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nkunka

Booklog

I like big books.

The Hunger Games (The Hunger Games, Book 1)

I have to admit I had pretty low expectations going into this one. The plot is good and so is the atmosphere that Collins builds up. The games are interesting and she builds up an intricate ceremony and ritual surrounding them. In short, the world is cleverly created with just the right amount of detail about how America arrived at such unfortunate dystopianism without being painfully cliche or cheesy. It's enjoyable and well-paced...if all you care about is a good story.

Reading Hunger Games after finishing a similar game-type dystopian novel by King (The Long Walk) was probably not very fair to Ms. Collins. In fact, the two can be considered a case study of polar opposites in the genre. Collins's rules are elaborate, her world layered with a rich history. King's is flat, details irrelevant to the development of character. And that, ultimately, is what separates a great novel from a good story. King takes care to develop his characters. Plot serves the development of character, introspection, growth and self-realization. In The Hunger Games, all things serve the plot. Characters are introduced or have importance only insofar as they advance the plot. The good thing for Collins, is that it's a relatively good one. There's just no depth. And personally, the book reeks of hipsterism. The characters carry around sickeningly unique names that remind me of the types of ridiculous names that celebrities give their babies that make normal society cringe and it's distracting to me for a couple of reasons. One, on a logical level, if this is a not-too-distant future America, why aren't normal American names present in the story? Names have staying power that oceans and revolutions can't seem to demolish, like the prevalence of the name John for instance. Yet in Collins's future America, everybody's named after a wildflower or some such nonsense and not a single person has a relatively normal passable name. We have Katniss and Haymitch and Peeta and Effie and Cinna. Maybe that's just a personal bias of mine, but I found it extremely annoying. The second, bigger issue I have is kind of related. Oftentimes in YA novels like the Hunger Games, this type of naming-sense is indicative of shallow thinking. It's almost as if more effort is put into the veneer of the characters, what they look like and making sure they "sound" cool than in the content of the characters themselves and their personalities. As if all you need is a cool name to cover up the lack of depth. Maybe that works with eleven year olds, but not on a wider audience (see the enormous difference when compared to quality YA literature like the Harry Potter books). Ultimately this book is a facade of what it could have been with a little more deep thought. Collins passes up many opportunities to use the games as a vehicle for discussing what it means to be human and our essential bloodthirsty or hopeful nature, something that The Long Walk does quite brilliantly. The twists in the plot are kind of easy to pick out and the "shocking" surprises aren't so shocking for a relatively sophisticated reader, but again, I'll admit, something about this book was kind of fun.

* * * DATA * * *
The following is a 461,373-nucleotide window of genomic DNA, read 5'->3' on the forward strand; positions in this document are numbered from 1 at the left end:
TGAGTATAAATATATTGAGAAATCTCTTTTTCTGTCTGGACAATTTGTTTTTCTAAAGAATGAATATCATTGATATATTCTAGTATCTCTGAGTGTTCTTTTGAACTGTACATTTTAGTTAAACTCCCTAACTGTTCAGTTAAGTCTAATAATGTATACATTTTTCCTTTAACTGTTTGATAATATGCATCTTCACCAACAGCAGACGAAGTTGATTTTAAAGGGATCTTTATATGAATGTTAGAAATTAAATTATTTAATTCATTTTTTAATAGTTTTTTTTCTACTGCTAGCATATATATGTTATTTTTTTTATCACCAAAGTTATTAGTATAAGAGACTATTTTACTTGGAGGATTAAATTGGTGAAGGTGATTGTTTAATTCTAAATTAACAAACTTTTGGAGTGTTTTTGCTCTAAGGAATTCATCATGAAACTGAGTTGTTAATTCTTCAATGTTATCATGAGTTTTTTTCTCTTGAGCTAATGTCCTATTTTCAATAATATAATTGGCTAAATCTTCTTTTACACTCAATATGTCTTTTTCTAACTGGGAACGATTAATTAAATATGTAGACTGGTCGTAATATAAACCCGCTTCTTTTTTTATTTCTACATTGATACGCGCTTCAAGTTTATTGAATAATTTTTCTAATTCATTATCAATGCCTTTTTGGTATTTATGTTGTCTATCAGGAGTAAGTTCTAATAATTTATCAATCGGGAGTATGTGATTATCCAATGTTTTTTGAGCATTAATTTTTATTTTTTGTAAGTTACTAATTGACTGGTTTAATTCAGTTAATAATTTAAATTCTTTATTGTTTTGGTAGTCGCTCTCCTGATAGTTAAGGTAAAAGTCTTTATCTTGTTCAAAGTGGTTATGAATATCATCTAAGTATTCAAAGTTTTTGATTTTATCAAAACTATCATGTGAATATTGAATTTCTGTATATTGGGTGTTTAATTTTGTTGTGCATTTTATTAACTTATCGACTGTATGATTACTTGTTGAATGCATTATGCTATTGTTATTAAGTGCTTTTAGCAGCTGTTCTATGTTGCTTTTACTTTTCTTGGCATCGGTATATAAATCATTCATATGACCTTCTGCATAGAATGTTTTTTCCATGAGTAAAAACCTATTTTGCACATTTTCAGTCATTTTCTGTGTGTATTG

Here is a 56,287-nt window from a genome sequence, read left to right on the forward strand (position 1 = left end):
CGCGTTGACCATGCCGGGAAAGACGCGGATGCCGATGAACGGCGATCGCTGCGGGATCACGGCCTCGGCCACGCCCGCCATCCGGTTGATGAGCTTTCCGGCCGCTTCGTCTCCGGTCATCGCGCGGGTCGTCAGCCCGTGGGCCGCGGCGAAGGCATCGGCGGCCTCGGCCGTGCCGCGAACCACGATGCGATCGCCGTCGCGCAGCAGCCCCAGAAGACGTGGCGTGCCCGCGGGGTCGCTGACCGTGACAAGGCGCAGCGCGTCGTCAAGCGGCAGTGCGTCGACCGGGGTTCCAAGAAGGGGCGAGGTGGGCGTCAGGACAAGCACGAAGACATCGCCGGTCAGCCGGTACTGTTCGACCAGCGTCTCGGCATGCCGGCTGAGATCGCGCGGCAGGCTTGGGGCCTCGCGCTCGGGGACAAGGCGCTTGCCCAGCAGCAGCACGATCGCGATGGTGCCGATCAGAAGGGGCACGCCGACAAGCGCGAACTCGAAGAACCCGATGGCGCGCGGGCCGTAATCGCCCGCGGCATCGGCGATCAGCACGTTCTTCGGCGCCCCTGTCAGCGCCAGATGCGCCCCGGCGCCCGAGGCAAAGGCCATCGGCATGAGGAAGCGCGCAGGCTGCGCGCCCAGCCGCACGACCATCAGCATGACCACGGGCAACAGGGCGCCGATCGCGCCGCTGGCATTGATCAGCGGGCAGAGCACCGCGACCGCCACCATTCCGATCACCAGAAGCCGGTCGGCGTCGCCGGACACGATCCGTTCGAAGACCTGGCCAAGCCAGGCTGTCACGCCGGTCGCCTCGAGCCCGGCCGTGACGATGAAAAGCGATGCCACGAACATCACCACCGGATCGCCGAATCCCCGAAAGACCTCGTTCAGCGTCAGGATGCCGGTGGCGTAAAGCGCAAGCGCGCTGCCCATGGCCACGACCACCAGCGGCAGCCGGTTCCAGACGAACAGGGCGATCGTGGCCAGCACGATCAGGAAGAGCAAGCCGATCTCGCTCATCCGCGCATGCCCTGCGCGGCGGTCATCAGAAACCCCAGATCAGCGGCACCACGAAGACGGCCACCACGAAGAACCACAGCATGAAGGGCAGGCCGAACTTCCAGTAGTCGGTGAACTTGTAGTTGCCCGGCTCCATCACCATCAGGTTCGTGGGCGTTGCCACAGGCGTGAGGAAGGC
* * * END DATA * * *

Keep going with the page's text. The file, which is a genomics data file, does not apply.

The writing is good and there's enough action and cool science fiction twists to keep adolescent readers glued to the series and enjoy flipping the pages and in the end, that's what it's all about. Anything that encourages kids to read, especially books with relatively strong female protagonists, gets a thumbs up in my book. (Let's hope Katniss's independence and sense of self-worth don't completely crumble due to the introduction of boys in her life the way it started to at the end of this book.) And the writing isn't bad! Not great, but not horribly cliche and cringe-inducing like the few pages of Twilight I managed to choke down before kicking it to the curb like it deserved.